Georgia’s military is already very much integrated with NATO. And I’m sure many Georgian political forces would support deepening that by official membership. We know that Russia gets extremely irritated when a NATO official praises Armenia for some policy or some other collaboration. We also know Russia’s insistence on having a neutral Ukraine on its borders and this could be cited as one of the main reasons for the war in Ukraine.


  • What are the Russian red lines vis-a-vis Georgia’s potential for joining NATO?

Armenia - Georgia Strategic Partnership

On January 26, Pashinyan was in Tbilisi, and met with Georgian Prime Minister Irakli Gharibashvili. A strategic partnership agreement was signed between the two countries that encompasses nearly a dozen spheres, excluding defense. But even after a month, little is known about the contents of the agreement.

Pretty much all Armenians place a high value on improving relations with Georgia but many of us want to know what real benefits this deal will provide. Additionally, different analysts have differing interpretations of this development: some claim that this is a step in the direction of pulling Armenia more towards the west; while others say that this move will benefit the Iran-Armenia-Georgia geopolitical axis and economic North-South corridor, strengthening relations with Iran.


  • Why isn’t there more information about the content of this strategic partnership?
  • How is this partnership seen by Russia and Iran?

Military Cooperation

During the 44 day war, Georgia actually blocked military supplies from Russia to Armenia. Even during the latest shipment of French “Bastion” APCs (armored personnel carriers), there was news that the shipment was held up in Georgia until Paris twisted Tbilisi’s arms. Meanwhile on a weekly basis we see military supplies from countries like Israel and Turkey pass unfettered through Georgian airspace and territory, on their way to Azerbaijan.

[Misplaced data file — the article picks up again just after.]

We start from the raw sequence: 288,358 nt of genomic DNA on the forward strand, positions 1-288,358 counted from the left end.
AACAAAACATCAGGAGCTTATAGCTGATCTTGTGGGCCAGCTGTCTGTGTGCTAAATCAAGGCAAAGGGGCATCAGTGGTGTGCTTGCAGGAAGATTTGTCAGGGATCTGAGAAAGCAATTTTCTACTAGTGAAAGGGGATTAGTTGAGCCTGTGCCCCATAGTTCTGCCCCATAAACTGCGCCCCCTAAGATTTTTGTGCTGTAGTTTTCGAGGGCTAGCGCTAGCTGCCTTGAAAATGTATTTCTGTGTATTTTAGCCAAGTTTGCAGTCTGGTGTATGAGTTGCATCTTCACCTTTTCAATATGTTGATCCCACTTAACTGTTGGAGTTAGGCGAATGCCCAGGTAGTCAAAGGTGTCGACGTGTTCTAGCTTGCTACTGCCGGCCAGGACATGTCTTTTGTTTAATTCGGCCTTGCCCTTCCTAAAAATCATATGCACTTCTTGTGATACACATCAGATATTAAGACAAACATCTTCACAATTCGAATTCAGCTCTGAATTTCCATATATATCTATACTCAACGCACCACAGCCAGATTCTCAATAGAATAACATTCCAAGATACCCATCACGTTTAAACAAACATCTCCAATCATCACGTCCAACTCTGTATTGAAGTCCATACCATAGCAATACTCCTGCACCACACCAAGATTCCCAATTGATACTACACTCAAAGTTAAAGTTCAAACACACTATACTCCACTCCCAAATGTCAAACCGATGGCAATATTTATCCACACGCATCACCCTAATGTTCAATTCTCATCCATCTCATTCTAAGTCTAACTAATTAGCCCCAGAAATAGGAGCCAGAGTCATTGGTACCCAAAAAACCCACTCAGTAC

• Why was defense cooperation left out of the signed strategic partnership?
  • Georgia has defense cooperation agreements with Azerbaijan. Will those agreements continue to trump Armenian-Georgian cooperation?
  • Can this upgrade in relations help Armenia achieve a more balanced stance by Georgia as a military and non-military crossroads for itself and Azerbaijan?


That’s our show, we hope you found it useful. Please find us on Social Media and follow us everywhere you get your Armenian news, the links are in the show notes. Thanks to Laura Osborn for the music on our podcasts. We’ll talk to you soon!


Archil Sikharulidze

Archil Sikharulidze

Archil Sikharulidze is a founder of the Tbilisi-based research institute SIKHA foundation, in the Republic of Georgia. He holds masters degrees in International Relations from Tbilisi State University, and Public Administration from The Robert Gordon University in Scotland. Mr. Sikharulidze is focused on Russian and Islamic Studies. Additionally, political processes and international relations in Ukraine, the South Caucasus and Kazakhstan. He writes extensively for various local and international platforms such as OpenDemocracy, NewEasternEurope, CommonSpace.EU, RIAC, and Russia in Global Politics.


Hovik Manucharyan

Hovik Manucharyan

Hovik Manucharyan is an information security engineer who moved from Seattle to Armenia in 2022. He co-founded the ANN/Groong podcast in 2020 and has been a contributor to Groong News since the late 1990s.

Disclaimer: The views expressed by Hovik Manucharyan on the ANN/Groong podcast are his own and do not necessarily reflect the opinions of his employer or any other organization.

Asbed Bedrossian

Asbed Bedrossian

Asbed is founder of the Armenian News Network Groong and co-founder of the ANN/Groong podcast.